Searching over 5,500,000 cases.

Buy This Entire Record For $7.95

Official citation and/or docket number and footnotes (if any) for this case available with purchase.

Learn more about what you receive with purchase of this case.



February 26, 1996


The opinion of the court was delivered by: ASPEN


 MARVIN E. ASPEN, Chief Judge:

 Plaintiffs Claudia and Miguel Irizarry bring this three-count products liability action against various manufacturers and sellers of computer keyboards, alleging that the defendants' defective keyboards caused Claudia Irizarry to develop carpal tunnel syndrome and other medical problems. Presently before the court are the defendants' joint motion to dismiss the complaint for failure to file an adequate affidavit and expert's report as required by 735 ILCS 5/2-623, and the plaintiffs' motion for leave to file those materials. For the reasons set forth below, we grant leave to file the affidavit and report, but because the materials fail to satisfy § 2-623, we order the plaintiffs' to file a conforming affidavit and report within 30 days.

 I. Background

 According to the complaint, from 1989 to 1994, Claudia Irizarry "continuously used" keyboards made and sold by the six defendants: Digital Equipment Corporation, Compaq Computer Corporation, Honeywell, Inc., Honeywell Information Systems, Bull HN Information Systems, and Key Tronic Corporation. Compl. P 11. Apparently, she typed on the keyboards as part of her secretarial job at a Helene Curtis facility located in Chicago. See id.; see Pl.'s Reply *fn1" at 19. Claudia asserts that she developed physical injuries, including carpal tunnel syndrome, as a result of typing on the so-called "QWERTY" keyboards.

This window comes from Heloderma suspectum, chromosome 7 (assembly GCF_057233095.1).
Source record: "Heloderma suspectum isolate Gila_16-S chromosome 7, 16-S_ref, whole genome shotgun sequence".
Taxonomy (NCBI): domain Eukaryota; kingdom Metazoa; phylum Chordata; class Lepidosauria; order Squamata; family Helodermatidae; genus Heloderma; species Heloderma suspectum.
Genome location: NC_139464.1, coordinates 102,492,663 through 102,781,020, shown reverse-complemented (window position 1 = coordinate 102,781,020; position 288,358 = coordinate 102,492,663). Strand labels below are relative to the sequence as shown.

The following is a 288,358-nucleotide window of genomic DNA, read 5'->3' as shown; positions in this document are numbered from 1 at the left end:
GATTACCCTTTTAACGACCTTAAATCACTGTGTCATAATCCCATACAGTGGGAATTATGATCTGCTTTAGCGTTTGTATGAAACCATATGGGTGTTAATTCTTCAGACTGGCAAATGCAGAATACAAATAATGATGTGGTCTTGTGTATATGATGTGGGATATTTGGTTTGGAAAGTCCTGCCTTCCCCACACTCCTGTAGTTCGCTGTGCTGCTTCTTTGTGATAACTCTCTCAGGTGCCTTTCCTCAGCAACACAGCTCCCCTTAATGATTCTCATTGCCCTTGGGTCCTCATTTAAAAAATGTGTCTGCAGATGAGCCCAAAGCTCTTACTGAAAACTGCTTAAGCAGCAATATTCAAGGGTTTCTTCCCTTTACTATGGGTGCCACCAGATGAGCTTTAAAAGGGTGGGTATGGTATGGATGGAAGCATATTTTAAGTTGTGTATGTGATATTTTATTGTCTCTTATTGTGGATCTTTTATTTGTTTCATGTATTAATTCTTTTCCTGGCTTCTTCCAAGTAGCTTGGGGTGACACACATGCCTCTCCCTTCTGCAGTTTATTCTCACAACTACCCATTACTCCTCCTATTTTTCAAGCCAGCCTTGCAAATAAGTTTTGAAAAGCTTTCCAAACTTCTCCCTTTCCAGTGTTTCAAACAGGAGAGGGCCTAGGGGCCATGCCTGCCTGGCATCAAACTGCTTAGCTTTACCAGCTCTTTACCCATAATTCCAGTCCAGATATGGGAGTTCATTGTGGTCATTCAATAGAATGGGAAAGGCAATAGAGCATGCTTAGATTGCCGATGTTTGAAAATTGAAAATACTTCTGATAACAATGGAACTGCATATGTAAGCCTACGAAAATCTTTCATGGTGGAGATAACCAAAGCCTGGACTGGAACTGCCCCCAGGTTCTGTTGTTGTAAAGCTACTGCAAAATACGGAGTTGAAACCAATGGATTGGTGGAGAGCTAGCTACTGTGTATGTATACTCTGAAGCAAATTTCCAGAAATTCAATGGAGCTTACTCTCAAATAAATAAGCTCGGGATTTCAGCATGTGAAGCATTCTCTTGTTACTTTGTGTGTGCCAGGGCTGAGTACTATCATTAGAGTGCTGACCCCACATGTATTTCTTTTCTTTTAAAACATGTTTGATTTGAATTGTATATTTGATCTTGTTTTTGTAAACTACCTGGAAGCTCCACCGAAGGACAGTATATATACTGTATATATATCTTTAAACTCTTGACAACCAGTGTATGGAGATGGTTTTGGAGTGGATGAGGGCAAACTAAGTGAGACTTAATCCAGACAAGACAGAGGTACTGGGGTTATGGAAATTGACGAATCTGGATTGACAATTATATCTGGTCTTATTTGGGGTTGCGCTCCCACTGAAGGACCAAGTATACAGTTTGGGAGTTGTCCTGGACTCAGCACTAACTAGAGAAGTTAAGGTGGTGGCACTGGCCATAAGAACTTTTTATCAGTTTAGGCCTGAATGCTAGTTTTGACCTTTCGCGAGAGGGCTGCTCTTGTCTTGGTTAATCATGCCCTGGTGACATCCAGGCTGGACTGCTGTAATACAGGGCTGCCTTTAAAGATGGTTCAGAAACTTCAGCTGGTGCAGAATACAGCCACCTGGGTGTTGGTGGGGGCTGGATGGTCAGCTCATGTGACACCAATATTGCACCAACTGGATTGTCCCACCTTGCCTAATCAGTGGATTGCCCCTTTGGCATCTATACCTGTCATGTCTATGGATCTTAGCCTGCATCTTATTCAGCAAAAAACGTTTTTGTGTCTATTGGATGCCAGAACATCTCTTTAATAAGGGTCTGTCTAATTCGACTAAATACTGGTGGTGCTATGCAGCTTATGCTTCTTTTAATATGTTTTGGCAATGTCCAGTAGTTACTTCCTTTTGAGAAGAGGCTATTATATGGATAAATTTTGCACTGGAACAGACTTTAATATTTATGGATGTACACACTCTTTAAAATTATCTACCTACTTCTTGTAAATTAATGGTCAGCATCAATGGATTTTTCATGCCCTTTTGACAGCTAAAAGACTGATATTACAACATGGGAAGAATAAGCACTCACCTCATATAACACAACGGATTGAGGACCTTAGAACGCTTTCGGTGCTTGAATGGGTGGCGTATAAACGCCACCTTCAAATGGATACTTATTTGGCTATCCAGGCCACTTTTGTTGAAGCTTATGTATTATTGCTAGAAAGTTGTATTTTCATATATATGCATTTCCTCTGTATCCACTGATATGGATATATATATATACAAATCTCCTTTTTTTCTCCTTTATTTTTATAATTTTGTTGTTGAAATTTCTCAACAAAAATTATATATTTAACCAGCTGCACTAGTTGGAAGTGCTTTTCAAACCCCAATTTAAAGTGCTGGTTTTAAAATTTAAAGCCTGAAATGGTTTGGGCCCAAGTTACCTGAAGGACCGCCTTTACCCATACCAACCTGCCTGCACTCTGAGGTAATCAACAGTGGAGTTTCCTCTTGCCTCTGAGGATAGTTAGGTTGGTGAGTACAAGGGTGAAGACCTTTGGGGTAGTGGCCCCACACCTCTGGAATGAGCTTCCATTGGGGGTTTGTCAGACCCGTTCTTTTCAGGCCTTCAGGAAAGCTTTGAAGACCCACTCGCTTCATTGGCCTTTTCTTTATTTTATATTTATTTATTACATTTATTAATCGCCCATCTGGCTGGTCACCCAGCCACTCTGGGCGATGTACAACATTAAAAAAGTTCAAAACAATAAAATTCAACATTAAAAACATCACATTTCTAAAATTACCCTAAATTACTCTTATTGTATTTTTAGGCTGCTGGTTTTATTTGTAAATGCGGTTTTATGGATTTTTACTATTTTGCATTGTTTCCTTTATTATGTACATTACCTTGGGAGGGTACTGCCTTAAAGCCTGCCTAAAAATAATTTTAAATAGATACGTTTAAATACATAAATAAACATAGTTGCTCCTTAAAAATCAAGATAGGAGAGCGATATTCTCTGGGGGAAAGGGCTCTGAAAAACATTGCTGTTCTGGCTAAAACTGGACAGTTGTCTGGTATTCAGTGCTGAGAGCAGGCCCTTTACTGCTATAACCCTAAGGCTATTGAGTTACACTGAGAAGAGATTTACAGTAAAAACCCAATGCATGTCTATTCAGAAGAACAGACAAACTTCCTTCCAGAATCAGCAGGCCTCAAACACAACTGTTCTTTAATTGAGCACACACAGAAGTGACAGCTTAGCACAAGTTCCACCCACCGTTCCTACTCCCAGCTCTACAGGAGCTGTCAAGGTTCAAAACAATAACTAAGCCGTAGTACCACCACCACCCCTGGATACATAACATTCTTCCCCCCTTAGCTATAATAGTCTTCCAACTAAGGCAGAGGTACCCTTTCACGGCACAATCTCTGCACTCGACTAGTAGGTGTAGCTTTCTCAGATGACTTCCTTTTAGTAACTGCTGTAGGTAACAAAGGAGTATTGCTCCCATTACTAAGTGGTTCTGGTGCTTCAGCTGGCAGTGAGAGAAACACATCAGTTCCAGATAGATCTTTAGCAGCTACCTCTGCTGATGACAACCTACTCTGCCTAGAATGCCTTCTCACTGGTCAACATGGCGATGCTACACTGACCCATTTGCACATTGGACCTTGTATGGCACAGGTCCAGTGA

On August 8, 1995, the plaintiffs filed their complaint in Illinois state court. In the first two counts, Claudia premised recovery for her injuries on strict liability and negligence theories; the third count asserted a loss of consortium claim on behalf of Claudia's husband, Miguel Irizarry. On September 8, 1995, the defendants removed the action to this court on the basis of diversity jurisdiction. *fn2" When the parties failed to appear at a status hearing, we dismissed the action for want of prosecution. We later granted the plaintiffs' motion to reinstate, and now the defendants move to dismiss the complaint, arguing that the plaintiffs failed to file the affidavit and expert's report required by 735 ILCS 5/2-623. In response, the plaintiffs move for leave to file the materials; the defendants reply that, even if filed, the materials do not meet the requirements of § 2-623. We discuss the arguments in turn.

 II. Discussion

 A. Section 2-623